Wednesday, 7 April 2021

Left-handed saw-horse

I was writing the piece about my father's disappointing departure gift and the word for the board on which artists mix paints escaped me.  The Beloved was at the same table and on enquiry delivered palette. Which is, of course, correct but 'easel' was still nagging at my 'brain'.
"I wonder is easel is related to ezel [NL] a donkey?", I mused
"That's nonsense", she replied "although the Irish is asal"
"But we have saw-horse, another support mechanism".

Turns out [Chambers 20thC] I was right. Sometimes English uses horse - saw-horse, clothes-horse - sometimes donkey. We don't use ass, which is cleared rooted with asal ezel, much nowadays: probably because if offended prudish late-Victorians. Irish seems, boringly to use binse [bench] for saw-horse. Netherlanders use a zaagbok, usage which I think they share with American saw-buck.

Get on with it Bob! What about these left-handed saw-horses; is that even a thing? Indeed it is, as I recently discovered in a typically Bob what could possibly go wrong project. I am the bloke who installed a run of sheep-wire upside down so that lambs could escape through the big holes. There are only four possible ways you can arrange the reverse sheet if you want to xerox something back-to-back . . . I would always take at least 5 attempts to get it right. When we rocked up to the farm 25 years ago, I brought a car full of dismembered pallets and crates: every time a centrifuge or -80°C freezer was delivered at work, the chief technician would tell me there was more wood by the big dumpster. A 40ft x 4ft euro-pallet is almost a perfect kit for making a saw-horse and the farm had a lot of fallen timber for fire-wood. I made a saw-horse [still standing, albeit with a list to port L] and a while later made another for Pat the Salt my then not so aged father-in-law. They have both been well-used and are shorter now than when made as continuous contact with wet-ground has rotted out the legs.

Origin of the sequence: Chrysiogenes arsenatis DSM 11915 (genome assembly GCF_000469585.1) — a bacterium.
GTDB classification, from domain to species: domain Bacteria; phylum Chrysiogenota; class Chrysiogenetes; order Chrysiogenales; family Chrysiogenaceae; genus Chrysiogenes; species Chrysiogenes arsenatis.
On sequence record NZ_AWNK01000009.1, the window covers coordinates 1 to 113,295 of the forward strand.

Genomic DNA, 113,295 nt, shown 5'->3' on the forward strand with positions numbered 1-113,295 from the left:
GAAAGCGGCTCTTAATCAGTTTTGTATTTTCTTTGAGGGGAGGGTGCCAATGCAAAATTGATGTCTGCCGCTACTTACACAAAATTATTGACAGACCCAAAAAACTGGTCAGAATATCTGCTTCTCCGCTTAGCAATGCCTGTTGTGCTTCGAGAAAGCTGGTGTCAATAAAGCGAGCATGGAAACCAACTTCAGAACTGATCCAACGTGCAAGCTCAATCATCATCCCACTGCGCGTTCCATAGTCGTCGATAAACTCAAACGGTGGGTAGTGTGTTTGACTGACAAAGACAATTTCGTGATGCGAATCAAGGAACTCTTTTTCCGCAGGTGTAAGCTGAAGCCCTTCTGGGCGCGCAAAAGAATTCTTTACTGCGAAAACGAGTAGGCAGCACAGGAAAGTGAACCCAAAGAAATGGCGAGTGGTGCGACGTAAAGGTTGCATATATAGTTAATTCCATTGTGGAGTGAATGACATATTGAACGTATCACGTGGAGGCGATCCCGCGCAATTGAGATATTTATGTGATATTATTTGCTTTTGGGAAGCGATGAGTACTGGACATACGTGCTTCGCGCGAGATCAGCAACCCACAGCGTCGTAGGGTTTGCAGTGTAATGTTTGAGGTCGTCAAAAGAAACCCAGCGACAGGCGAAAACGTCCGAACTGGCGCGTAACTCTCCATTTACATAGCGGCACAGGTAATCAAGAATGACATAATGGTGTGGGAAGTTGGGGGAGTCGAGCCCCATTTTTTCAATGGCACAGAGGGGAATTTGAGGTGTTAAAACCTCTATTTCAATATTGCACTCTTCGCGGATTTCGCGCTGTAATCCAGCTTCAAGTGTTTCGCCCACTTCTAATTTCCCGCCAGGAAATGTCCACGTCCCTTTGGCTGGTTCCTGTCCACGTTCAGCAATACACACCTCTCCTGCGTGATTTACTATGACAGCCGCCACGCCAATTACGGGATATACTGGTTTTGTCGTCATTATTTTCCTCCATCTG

The time had come to make another, not least because it would be unseemly for my three adult children to have to fight over who was to inherit two saw-horses. The pallet wood is long used, re-used, re-used and sent up the chimney. I took delivery of a dozen each of 2x4s and 2x3s before the pandemic drove the price of lumber to astronomical levels. I chose the ropiest, shookest, knottiest 2x3 and cut 4 lengths to 90cm for the cross and, for the horizontals, 4 same-length off-cuts of western red cedar planks from the Young Bolivar woodshed project of 2016. Cut cut cut; drill drill drill; screw screw scree, bish bash bosh . . . et voil√° chevalet! [L]. Except that, if you're sawing as close to the horse as you can (as you do) you are almost certain to tonk your fist, thumb or knuckles on the corner of the 2x3 which is pointing directly at your shoulder. Yarooo! The irony is that, with my head, I'd acknowledged this problem and carefully thought about it as I was drilling the counter-sunk bolt-hole . . . and still managed to get it wrong.

Part of me was preparing to say meh! and put it down to experience and move on. My poor knuckles argued vehemently against this lazy-arsed option and after a night's toss-turn-thinking, I tooled up again and disassembled one end of the saw-horse. It took me two attempts to re-assemble it as [R] so that the 2x3 nearest the work is further from and facing away from the working fist and so much safer. If you look carefully, you can see bolt holes 10cm further from the ground. These were drilled when I thought I was a much bigger man than I really am and resulted in a Brobdingnagian saw-hippo than was really uncomfortable and inefficient to use. Wot a palaver, mates. Bodging is good fun but it consumes hours of time. Lucky I have nothing better to do.

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